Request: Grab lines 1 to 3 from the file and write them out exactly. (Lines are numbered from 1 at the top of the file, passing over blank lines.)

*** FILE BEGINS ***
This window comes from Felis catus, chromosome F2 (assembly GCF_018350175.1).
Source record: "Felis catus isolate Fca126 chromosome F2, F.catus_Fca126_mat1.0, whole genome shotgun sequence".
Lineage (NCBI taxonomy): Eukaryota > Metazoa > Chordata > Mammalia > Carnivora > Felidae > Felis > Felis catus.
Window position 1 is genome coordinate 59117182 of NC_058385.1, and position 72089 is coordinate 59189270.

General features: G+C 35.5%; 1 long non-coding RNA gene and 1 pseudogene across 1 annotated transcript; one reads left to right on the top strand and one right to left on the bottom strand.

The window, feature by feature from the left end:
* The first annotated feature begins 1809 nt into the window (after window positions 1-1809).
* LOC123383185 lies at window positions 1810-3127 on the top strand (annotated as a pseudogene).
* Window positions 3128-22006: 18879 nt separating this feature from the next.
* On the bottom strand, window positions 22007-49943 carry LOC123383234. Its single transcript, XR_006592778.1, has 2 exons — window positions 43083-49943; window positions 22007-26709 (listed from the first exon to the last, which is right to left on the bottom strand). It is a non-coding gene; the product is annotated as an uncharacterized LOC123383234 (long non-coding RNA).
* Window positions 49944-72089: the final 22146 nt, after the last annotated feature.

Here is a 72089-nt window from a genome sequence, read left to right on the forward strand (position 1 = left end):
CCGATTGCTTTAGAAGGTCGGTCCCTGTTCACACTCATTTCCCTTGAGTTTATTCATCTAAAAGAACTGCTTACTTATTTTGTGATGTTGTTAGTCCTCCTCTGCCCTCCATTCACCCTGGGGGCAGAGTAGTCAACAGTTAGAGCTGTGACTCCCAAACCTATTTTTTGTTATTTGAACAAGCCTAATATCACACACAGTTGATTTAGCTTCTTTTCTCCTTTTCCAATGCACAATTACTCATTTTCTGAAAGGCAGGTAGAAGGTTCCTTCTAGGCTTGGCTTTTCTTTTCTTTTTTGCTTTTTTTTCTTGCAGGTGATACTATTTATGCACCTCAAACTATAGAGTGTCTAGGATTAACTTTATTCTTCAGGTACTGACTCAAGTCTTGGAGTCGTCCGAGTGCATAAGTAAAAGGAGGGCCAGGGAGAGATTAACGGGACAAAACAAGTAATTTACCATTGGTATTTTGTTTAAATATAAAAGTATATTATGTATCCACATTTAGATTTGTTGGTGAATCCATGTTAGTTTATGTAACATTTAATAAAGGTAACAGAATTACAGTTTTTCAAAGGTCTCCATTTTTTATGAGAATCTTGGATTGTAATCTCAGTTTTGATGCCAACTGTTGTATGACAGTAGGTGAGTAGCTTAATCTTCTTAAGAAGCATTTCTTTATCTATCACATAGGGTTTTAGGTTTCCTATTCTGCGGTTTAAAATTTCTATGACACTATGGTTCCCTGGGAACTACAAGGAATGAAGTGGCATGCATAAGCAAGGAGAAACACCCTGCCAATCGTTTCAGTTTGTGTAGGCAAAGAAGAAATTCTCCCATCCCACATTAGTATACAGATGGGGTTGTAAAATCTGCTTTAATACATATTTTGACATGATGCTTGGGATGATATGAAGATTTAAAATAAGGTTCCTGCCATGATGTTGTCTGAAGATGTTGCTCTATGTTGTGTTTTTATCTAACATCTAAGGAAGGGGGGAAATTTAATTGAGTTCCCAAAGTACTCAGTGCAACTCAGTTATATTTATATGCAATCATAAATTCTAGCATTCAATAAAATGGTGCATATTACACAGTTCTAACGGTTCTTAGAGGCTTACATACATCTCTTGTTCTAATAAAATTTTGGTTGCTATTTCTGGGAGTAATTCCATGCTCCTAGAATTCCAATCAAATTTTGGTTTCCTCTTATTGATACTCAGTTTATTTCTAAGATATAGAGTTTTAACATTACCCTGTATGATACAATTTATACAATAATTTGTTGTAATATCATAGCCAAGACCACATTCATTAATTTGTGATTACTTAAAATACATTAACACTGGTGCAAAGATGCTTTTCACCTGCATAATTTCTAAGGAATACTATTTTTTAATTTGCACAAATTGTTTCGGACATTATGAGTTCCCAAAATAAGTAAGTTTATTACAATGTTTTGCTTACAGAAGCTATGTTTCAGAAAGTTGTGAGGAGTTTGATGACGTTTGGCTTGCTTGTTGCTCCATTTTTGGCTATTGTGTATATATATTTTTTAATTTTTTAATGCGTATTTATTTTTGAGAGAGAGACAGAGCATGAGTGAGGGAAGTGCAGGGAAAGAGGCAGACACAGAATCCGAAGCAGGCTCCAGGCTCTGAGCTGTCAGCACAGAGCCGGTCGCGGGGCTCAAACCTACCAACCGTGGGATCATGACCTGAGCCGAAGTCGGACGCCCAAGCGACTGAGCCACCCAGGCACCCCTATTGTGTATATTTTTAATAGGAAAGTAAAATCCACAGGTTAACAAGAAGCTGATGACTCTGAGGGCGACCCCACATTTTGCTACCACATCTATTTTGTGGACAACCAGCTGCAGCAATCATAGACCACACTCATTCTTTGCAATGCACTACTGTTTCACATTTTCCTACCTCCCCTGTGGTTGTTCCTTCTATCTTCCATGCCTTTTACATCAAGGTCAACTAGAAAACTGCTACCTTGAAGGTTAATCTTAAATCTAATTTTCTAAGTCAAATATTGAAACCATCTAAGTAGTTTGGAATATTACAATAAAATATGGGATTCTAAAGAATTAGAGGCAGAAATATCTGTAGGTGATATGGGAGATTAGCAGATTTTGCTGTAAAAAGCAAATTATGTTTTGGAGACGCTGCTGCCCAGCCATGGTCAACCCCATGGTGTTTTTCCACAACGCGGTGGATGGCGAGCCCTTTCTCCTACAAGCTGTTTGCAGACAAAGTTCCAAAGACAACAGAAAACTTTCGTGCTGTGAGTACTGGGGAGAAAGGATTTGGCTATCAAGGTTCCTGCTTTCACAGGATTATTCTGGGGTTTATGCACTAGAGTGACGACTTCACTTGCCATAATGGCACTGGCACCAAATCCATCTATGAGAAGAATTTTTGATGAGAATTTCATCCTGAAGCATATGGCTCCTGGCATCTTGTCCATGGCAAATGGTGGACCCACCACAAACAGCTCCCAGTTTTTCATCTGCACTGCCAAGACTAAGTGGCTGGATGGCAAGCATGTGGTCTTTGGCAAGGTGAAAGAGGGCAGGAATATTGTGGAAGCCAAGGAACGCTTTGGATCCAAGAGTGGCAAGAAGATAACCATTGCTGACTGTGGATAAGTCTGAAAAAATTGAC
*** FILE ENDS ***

This window comes from Felis catus, chromosome F2 (assembly GCF_018350175.1).
Source record: "Felis catus isolate Fca126 chromosome F2, F.catus_Fca126_mat1.0, whole genome shotgun sequence".
Lineage (NCBI taxonomy): Eukaryota > Metazoa > Chordata > Mammalia > Carnivora > Felidae > Felis > Felis catus.